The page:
Monday, February 13, 2012

Heart Rate Question

This post goes out to everyone who trains or at least pays attention to heart rate.  Heck, it even goes out to people like me - those who are curious about training by heart rate.

Do you train by heart rate?
Do you use a heart rate monitor during training?
Do you do your workouts based on heart rate?
Or do you not consider it at all?

As you begin an exercise, your heart rate increases in order to supply enough oxygen and nutrients to your muscles (along with a vast array of other things).  As you become more and more efficient at performing exercises at elevated heart rates, your heart becomes stronger.  When your heart strengthens, it can push blood through your system easier and no longer needs to beat as often.  This causes a decrease in your resting heart rate. 

Knowing your heart rate during exercise is a convenient way of looking back and knowing how hard you pushed your body.  Did you elevate it to 80% of maximum or was it only 50% and you thought it was higher?

On the other hand, you can go one step further and train by heart rate - set a heart rate goal for a given workout instead of a set pace or speed. 

I've become increasingly interested in the idea of training by heart rate zones.  However, I do not have a heart rate monitor, so I'm left with limited measures.  Every day when I wake up, I grab my watch on my night stand and take a resting heart rate.  So far it's averaged 51 bpm.

Resting HR = 51 bpm

That I'm not surprised by.  An average man is around 70 bpm and athletes are always lower.  On my lunch break at work, I pulled out my NASM book and calculated my heart rate zones according to their three zone breakdown.

Maximum = 194 bpm
Zone 1 = 126 - 145
Zone 2 = 155 - 165
Zone 3 = 167 - 175

Yesterday, after my run, I decided to check my heart rate.  After 3.86 miles at a 7:28 pace, I stopped my watch, turned it back to "clock" and checked my heart rate.  Now, I know that once you stop an exercise, your heart rate begins shifting back to resting; obvious!  However, I also know that it most likely takes two or three minutes even in elite athletes.  I can't be sure of the general time table, but I must say I was surprised to see that my heart rate was only 126 bpm.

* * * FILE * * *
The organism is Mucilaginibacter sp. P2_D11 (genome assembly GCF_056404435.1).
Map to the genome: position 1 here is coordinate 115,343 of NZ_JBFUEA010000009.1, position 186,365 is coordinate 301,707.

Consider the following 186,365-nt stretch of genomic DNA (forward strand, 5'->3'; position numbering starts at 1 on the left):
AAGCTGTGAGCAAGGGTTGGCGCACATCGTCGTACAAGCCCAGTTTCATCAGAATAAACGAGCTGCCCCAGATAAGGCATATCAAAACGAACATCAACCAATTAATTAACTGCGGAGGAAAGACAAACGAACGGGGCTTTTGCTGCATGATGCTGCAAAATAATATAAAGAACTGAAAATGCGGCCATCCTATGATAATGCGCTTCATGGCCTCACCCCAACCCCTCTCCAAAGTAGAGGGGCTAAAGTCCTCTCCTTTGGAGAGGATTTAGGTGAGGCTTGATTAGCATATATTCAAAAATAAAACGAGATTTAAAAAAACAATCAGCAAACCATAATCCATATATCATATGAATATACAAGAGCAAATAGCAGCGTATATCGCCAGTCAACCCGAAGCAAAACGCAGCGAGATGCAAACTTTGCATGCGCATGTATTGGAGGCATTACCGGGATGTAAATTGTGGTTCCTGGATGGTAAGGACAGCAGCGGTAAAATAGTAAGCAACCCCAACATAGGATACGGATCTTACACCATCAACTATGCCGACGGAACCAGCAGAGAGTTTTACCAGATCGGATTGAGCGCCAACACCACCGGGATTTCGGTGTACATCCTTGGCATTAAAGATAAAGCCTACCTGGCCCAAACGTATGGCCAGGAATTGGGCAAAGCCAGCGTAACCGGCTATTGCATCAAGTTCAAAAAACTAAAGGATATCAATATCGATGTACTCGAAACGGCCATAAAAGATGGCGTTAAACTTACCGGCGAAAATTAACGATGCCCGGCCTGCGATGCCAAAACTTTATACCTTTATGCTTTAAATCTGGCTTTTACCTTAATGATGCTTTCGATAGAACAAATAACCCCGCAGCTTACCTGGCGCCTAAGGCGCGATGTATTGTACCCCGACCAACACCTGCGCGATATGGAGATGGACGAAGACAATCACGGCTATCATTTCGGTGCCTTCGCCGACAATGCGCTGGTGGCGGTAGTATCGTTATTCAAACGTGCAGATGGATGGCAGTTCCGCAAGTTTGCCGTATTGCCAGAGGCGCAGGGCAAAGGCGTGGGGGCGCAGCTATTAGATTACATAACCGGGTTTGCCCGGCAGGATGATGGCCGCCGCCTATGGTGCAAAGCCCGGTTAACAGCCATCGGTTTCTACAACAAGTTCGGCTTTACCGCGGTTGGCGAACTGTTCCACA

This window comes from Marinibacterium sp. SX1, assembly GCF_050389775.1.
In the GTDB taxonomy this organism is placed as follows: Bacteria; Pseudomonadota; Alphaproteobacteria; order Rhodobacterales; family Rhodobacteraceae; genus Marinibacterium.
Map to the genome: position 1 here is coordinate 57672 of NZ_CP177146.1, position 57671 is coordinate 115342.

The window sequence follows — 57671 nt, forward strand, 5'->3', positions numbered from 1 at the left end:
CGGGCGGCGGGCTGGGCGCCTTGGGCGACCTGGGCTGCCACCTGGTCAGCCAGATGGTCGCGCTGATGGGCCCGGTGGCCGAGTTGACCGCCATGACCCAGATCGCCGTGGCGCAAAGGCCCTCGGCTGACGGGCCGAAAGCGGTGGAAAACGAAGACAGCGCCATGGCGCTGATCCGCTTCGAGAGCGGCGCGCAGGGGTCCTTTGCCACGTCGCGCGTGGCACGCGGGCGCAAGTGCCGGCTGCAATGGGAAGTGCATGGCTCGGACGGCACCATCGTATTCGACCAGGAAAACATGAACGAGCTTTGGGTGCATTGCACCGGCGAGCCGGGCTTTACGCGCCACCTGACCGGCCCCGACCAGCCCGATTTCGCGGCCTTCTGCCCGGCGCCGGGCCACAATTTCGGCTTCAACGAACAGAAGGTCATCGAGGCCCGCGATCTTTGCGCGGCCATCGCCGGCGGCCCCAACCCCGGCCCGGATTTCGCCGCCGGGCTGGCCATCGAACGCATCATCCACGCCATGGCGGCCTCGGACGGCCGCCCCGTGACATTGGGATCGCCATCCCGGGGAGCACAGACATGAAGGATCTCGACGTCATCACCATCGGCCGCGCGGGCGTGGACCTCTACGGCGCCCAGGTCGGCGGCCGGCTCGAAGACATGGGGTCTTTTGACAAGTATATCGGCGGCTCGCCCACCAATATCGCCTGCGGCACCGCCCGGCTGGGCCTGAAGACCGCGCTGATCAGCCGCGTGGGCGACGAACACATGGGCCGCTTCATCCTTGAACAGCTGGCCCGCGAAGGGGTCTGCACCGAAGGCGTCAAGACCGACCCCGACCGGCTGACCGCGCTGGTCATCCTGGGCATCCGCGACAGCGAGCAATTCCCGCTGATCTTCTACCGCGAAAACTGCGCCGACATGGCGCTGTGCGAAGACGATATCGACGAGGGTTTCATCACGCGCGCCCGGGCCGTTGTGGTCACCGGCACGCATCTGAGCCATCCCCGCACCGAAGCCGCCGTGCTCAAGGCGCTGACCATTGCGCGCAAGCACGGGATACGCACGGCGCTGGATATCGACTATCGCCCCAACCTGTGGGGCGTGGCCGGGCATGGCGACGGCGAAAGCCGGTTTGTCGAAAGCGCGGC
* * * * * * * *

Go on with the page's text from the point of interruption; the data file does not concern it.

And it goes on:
Post-Workout HR = 126 bpm

That's barely Zone 1!  Can my heart rate have decreased that much that quickly?  Or does my heart rate not get higher than zone 1?  I am officially in the market for a heart rate monitor.  I want to know where my heart rate is during my workouts.  If I'm not even breaking into Zone 2, or even just barely, I want to know so I can up my pace. 

I'm also adding my post-workout heart rate to the list of stats to collect.  You should see the things I keep track of (And no, I won't divulge them all.  At least not yet.).  If I can find time (and I remember to do so), I'm going to start testing my heart rate immediately after, 1 minute, 2 minute, 5 minute, and 10 minute post-workout.  If I can't tell what my heart rate is DURING my workout, I should be able to get some information from how fast my heart rate decreases after the workout.


1.  What is your resting heart rate?
Relax for a full minute, find your pulse gently, and count the beats for one full minute.  An average male is 70, female is 75.  Athletes are typically lower.

2.  Do you have a heart rate monitor?  Do you have recommendations for me?!